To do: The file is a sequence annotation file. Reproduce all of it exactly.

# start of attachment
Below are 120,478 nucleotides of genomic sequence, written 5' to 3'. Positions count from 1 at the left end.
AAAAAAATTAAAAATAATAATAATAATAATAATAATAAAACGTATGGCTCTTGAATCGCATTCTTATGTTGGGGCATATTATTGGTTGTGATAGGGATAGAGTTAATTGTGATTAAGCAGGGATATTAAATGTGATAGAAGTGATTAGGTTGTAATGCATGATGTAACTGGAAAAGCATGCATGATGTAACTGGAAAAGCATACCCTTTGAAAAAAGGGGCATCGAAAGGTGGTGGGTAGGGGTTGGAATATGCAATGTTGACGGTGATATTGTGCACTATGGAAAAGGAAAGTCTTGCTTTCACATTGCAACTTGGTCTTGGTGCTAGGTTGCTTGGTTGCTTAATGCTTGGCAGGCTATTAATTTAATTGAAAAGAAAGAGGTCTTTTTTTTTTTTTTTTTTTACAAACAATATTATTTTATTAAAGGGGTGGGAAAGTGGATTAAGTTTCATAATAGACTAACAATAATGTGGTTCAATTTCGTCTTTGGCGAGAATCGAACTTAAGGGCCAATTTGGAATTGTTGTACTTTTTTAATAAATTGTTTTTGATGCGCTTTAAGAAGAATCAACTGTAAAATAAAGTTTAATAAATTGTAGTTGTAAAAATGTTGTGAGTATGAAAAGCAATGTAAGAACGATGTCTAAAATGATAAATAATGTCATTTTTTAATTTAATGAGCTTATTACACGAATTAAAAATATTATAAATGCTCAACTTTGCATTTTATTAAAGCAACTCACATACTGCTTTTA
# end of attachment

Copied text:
Below are 120,478 nucleotides of genomic sequence, written 5' to 3'. Positions count from 1 at the left end.
AAAAAAATTAAAAATAATAATAATAATAATAATAATAAAACGTATGGCTCTTGAATCGCATTCTTATGTTGGGGCATATTATTGGTTGTGATAGGGATAGAGTTAATTGTGATTAAGCAGGGATATTAAATGTGATAGAAGTGATTAGGTTGTAATGCATGATGTAACTGGAAAAGCATGCATGATGTAACTGGAAAAGCATACCCTTTGAAAAAAGGGGCATCGAAAGGTGGTGGGTAGGGGTTGGAATATGCAATGTTGACGGTGATATTGTGCACTATGGAAAAGGAAAGTCTTGCTTTCACATTGCAACTTGGTCTTGGTGCTAGGTTGCTTGGTTGCTTAATGCTTGGCAGGCTATTAATTTAATTGAAAAGAAAGAGGTCTTTTTTTTTTTTTTTTTTTACAAACAATATTATTTTATTAAAGGGGTGGGAAAGTGGATTAAGTTTCATAATAGACTAACAATAATGTGGTTCAATTTCGTCTTTGGCGAGAATCGAACTTAAGGGCCAATTTGGAATTGTTGTACTTTTTTAATAAATTGTTTTTGATGCGCTTTAAGAAGAATCAACTGTAAAATAAAGTTTAATAAATTGTAGTTGTAAAAATGTTGTGAGTATGAAAAGCAATGTAAGAACGATGTCTAAAATGATAAATAATGTCATTTTTTAATTTAATGAGCTTATTACACGAATTAAAAATATTATAAATGCTCAACTTTGCATTTTATTAAAGCAACTCACATACTGCTTTTA